In honor of “Talk Like A Pirate Day” (September 19, 2020), here’s the story a wooden Pennsylvania-built sailing ship that took on pirates.
The old growth forests of “Penn’s woods” provided ample material for the construction of wooden sailing ships. Especially desirable was the Eastern white pine; with its tall, straight trunk it was ideal for use as ship masts. Pine trees were also used to produce pine tar, used as waterproofing in ship construction. With prime access to these forest resources Philadelphia be came a major center for shipbuilding in the 1700’s.
After the American Revolution the newly formed United States disbanded its Continental Navy in 1785. The ships were sold-off by our new nation which lacked the funds to maintain them. Unfortunately, this left the United States without an armed maritime presence until the U.S. Revenue-Marine (fore-runner to the modern Coast-Guard) was founded in 1790. The U.S. Revenue-Marine only consisted of ten small cutters that could patrol the US coasts, leaving American merchant vessels largely unprotected on the high seas.
Prior to independence, American merchant vessels were under the protection of the powerful British navy. Once this protection ceased these ships were vulnerable to attack from pirates and privateers, especially from pirates operating around the Barbary Coast of Africa, supported by local nations.
The Barbary States demanded tribute to be paid in exchange for not attacking American shipping. The United States initially agreed to pay these tributes but the political humiliation of paying for protection from pirates led to the creation of the United States Navy with the Naval Act of 1794.
The Naval Act of 1794 proved for the construction of six frigates. These frigates were designed by noted Philadelphia shipbuilder Joshua Humpherys. The first of the frigates, the “USS United States” was build by Humpherys at his shipyard and launched in 1797. The “USS Constitution” is the last surviving ship of the original six frigates and is the world’s oldest commissioned naval vessel still afloat. (You can tour “Old Ironsides” at the Charleston Navy Yard, Boston, MA.)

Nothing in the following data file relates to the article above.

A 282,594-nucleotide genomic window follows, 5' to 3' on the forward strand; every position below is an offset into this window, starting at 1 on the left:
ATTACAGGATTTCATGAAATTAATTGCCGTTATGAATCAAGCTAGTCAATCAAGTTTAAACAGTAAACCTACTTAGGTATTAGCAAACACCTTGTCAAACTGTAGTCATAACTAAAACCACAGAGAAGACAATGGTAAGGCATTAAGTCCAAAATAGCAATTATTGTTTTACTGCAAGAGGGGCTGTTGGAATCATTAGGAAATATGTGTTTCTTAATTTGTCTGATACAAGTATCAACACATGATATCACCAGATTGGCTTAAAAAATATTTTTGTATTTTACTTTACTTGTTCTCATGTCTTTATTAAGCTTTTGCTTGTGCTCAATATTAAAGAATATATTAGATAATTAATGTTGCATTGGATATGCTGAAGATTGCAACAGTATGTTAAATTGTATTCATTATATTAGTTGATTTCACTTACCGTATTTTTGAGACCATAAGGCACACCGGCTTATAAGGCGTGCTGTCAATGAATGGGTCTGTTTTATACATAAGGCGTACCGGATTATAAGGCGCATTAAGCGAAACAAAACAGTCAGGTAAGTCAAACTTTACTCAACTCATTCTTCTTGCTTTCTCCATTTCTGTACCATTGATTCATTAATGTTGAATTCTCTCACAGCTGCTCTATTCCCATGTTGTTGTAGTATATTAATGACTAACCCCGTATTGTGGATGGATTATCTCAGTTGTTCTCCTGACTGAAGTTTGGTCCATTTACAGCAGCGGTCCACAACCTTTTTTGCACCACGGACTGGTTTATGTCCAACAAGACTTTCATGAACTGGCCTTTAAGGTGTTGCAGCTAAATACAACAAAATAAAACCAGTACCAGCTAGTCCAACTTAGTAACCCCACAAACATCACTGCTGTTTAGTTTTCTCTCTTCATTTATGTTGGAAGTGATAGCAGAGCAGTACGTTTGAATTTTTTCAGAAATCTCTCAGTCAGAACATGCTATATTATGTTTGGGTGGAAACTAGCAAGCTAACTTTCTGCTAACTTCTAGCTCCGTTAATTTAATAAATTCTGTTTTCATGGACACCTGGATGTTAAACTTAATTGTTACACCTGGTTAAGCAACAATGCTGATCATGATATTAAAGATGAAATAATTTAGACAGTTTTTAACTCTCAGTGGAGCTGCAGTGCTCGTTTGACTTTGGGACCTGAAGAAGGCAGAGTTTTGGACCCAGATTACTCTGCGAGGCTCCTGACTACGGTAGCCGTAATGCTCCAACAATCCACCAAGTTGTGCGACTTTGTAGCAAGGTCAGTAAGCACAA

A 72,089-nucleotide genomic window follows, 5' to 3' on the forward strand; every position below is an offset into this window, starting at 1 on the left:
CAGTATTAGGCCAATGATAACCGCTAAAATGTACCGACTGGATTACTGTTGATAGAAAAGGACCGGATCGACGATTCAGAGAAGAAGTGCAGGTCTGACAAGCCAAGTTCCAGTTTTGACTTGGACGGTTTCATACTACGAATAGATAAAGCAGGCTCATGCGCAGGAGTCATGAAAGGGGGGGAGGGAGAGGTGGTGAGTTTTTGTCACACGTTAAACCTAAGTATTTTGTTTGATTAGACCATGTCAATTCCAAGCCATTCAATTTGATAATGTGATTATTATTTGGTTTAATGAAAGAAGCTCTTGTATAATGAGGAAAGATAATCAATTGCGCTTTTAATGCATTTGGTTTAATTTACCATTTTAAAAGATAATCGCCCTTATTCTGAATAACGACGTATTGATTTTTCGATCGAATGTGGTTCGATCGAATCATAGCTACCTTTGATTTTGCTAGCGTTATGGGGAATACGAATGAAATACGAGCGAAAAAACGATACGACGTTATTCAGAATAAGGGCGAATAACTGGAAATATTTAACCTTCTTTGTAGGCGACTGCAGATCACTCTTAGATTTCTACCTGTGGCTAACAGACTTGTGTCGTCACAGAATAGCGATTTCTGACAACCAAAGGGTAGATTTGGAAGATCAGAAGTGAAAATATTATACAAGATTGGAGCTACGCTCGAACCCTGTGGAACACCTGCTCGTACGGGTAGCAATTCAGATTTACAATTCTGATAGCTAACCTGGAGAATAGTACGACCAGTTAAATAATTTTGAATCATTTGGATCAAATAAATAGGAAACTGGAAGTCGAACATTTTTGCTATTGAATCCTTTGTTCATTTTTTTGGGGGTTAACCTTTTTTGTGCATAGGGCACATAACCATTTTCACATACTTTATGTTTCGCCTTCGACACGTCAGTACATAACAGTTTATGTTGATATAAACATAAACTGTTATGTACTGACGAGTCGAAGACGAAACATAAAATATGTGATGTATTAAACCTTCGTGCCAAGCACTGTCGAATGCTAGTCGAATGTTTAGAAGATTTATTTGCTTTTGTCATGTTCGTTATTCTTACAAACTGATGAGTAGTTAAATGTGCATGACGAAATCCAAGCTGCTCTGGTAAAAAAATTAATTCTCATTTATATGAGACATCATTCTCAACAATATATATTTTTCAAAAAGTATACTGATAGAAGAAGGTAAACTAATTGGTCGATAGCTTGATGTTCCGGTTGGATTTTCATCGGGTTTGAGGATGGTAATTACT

To complement these six frigates the citizens of Philadelphia raised money through subscription to build a seventh frigate to gift to the new national navy. Laid down in November of 1798 and launched in November of 1799 the frigate “Philadelphia” was constructed at Humpherys’ shipyard. While there may have been patriotic inspirations behind Philadelphians’ desire to fund a new ship to give to the US Navy, it was also in the best interest of the merchant men who’s ships were in need of protection.
Under the command of Captain Stephen Decatur (Sr.) the “USS Philadelphia” ‘s first action was not against pirates but against the French during the Quasi-War. The Quasi-War with France was an undeclared war fought on the seas in response to France’s violation of American neutrality during the Napoleonic War. Much like the Barbary pirates, the French Navy had been capturing unprotected American merchant vessels and men. During her first cruise (1800-1801) the “Philadelphia” captured five French ships and freed six US merchant vessels that had been captured by the French.
During the Quasi-War with France, the Barbary States and their pirates continued to capture American merchant men and demand high ransoms for their return. President Jefferson, determined to cease payment to pirates, sent US Navy ships to the Barbary Coast for a fight that would become known as the “First Barbary War”.
The “USS Philadelphia” joined the blockade of Tripoli in 1802. After briefly returning to the United States, “Philadelphia” re-engaged at Tripoli with Captain William Bainbridge in command. On October 31st, 1803, while giving chase to a pirate ship, “Philadelphia” ran aground on an uncharted reef. Immobilized, the ship and crew were captured by the pirates. This setback led to a daring raid on February 16th, 1804 by Lieutenant Stephen Decatur (Jr.), son of the “USS Philadelphia” ‘s first captain. Lieutenant Decatur and a volunteer crew sailed the captured Tripolian ketch “Mastico” (renamed “Intrepid”) into the enemy’s harbor. Unaware that the ketch was under American command, the Tripolians allowed it to pull up next to the refloated “Philadelphia”. Decatur and his men boarded the ship, defeated the crew and managed to set it on fire before safely returning to open sea.
While the “Philadelphia” may have met a sad fate, the show of force of the new US Navy, largely comprised of Philadelphia-built ships made of Pennsylvania lumber, eventually put an end to the threat of Barbary pirates on American shipping.